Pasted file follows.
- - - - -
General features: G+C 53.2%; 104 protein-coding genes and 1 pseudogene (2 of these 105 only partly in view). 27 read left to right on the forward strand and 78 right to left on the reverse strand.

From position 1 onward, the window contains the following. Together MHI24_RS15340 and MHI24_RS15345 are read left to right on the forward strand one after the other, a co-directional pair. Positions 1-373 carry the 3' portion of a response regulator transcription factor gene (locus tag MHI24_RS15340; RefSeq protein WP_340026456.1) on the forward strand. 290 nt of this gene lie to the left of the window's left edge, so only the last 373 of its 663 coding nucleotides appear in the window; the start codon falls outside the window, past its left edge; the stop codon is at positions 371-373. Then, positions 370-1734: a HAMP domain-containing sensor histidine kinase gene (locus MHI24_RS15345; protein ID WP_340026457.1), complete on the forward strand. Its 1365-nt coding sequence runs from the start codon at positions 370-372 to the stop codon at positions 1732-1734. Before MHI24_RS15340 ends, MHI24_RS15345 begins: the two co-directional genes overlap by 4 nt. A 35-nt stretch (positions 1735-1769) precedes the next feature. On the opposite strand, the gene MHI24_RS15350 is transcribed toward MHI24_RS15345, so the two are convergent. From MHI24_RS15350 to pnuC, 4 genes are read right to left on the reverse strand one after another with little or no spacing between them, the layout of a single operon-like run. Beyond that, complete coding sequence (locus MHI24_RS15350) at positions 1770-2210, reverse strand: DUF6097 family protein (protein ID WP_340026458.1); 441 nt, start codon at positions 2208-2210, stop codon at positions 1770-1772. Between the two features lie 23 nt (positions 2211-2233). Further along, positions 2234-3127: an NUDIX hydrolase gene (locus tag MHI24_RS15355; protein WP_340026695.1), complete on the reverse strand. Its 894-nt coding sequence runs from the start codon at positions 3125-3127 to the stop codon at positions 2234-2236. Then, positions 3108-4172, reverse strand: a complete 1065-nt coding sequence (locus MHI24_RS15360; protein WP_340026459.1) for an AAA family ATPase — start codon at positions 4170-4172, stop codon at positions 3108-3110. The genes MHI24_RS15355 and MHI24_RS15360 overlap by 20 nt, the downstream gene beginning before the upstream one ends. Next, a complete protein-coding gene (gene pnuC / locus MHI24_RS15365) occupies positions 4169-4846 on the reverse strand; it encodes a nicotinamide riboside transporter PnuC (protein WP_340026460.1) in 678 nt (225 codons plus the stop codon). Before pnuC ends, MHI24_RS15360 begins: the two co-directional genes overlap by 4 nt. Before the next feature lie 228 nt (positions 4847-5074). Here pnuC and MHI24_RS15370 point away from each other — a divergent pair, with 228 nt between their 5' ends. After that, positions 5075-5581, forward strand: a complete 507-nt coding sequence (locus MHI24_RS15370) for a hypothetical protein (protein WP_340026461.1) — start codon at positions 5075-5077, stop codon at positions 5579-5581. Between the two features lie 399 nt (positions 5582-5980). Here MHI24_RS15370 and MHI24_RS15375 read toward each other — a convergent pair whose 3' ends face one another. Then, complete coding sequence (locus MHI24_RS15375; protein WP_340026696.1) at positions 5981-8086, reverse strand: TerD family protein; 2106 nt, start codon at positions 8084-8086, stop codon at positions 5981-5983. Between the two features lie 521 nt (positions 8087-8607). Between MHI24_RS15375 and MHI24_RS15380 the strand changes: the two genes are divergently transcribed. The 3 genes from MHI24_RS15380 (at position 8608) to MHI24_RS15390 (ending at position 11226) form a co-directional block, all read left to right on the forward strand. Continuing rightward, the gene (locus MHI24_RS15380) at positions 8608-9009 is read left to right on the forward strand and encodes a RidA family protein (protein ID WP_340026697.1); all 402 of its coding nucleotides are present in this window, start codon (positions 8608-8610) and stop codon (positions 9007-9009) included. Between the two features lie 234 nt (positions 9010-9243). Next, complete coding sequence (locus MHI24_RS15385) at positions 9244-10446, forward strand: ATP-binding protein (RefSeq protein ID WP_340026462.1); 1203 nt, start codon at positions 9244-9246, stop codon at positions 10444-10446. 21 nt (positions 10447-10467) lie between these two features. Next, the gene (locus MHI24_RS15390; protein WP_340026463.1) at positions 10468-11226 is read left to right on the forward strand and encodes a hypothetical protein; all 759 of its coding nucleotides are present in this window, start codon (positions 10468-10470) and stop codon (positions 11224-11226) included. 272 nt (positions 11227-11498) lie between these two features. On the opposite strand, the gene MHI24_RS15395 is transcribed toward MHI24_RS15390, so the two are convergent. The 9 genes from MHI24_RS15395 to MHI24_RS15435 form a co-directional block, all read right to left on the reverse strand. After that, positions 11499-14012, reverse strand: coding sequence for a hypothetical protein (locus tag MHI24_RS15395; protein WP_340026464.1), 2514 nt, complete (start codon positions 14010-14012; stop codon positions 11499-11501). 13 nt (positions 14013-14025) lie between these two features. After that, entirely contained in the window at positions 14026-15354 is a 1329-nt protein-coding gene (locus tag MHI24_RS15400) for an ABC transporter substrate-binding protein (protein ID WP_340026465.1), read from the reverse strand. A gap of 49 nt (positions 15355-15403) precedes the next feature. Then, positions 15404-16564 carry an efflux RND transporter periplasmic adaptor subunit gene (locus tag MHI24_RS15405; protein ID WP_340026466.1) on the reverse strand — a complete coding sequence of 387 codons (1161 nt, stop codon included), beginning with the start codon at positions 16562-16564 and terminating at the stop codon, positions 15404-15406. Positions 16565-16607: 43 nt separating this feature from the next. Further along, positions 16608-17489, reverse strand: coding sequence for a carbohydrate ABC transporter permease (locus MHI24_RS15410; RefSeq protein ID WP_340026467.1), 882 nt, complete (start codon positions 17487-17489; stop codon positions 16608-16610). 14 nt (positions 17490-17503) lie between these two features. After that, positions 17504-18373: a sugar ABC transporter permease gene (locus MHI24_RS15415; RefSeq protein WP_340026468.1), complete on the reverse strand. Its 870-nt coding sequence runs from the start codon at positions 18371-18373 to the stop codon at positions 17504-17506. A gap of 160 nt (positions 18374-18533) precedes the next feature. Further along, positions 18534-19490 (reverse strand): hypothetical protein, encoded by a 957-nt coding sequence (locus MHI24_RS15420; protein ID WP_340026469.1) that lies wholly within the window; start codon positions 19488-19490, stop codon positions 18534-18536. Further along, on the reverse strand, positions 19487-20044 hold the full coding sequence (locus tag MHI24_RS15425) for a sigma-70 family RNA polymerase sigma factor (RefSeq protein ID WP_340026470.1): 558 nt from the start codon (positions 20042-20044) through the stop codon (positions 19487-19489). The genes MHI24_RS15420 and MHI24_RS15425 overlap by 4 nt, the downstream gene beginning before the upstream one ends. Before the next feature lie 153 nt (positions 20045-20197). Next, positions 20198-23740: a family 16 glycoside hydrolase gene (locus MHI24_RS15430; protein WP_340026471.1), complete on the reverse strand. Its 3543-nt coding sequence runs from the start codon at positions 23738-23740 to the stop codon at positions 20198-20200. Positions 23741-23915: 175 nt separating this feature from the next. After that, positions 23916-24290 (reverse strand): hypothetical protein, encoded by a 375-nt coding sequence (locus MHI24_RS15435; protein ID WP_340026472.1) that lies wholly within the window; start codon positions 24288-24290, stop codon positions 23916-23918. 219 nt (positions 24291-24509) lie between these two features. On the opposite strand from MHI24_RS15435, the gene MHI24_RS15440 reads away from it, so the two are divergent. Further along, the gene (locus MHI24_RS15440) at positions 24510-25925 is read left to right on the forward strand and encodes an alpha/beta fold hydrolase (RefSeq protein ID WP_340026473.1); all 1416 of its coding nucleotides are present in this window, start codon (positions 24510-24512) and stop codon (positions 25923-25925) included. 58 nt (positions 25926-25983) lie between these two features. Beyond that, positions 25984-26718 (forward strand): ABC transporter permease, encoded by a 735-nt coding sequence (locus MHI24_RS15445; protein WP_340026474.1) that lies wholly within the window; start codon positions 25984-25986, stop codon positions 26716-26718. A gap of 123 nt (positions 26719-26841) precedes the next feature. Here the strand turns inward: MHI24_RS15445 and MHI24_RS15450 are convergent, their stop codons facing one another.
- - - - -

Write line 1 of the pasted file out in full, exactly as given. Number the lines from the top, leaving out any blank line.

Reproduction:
General features: G+C 53.2%; 104 protein-coding genes and 1 pseudogene (2 of these 105 only partly in view). 27 read left to right on the forward strand and 78 right to left on the reverse strand.